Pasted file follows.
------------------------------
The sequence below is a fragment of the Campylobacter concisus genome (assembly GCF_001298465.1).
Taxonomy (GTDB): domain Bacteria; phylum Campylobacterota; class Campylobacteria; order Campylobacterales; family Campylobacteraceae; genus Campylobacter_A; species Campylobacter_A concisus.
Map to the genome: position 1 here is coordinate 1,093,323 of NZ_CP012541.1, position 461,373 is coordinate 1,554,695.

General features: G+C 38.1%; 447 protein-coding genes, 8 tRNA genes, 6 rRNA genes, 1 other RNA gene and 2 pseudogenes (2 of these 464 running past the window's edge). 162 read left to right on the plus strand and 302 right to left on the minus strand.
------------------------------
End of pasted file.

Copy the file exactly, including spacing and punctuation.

The sequence below is a fragment of the Campylobacter concisus genome (assembly GCF_001298465.1).
Taxonomy (GTDB): domain Bacteria; phylum Campylobacterota; class Campylobacteria; order Campylobacterales; family Campylobacteraceae; genus Campylobacter_A; species Campylobacter_A concisus.
Map to the genome: position 1 here is coordinate 1,093,323 of NZ_CP012541.1, position 461,373 is coordinate 1,554,695.

General features: G+C 38.1%; 447 protein-coding genes, 8 tRNA genes, 6 rRNA genes, 1 other RNA gene and 2 pseudogenes (2 of these 464 running past the window's edge). 162 read left to right on the plus strand and 302 right to left on the minus strand.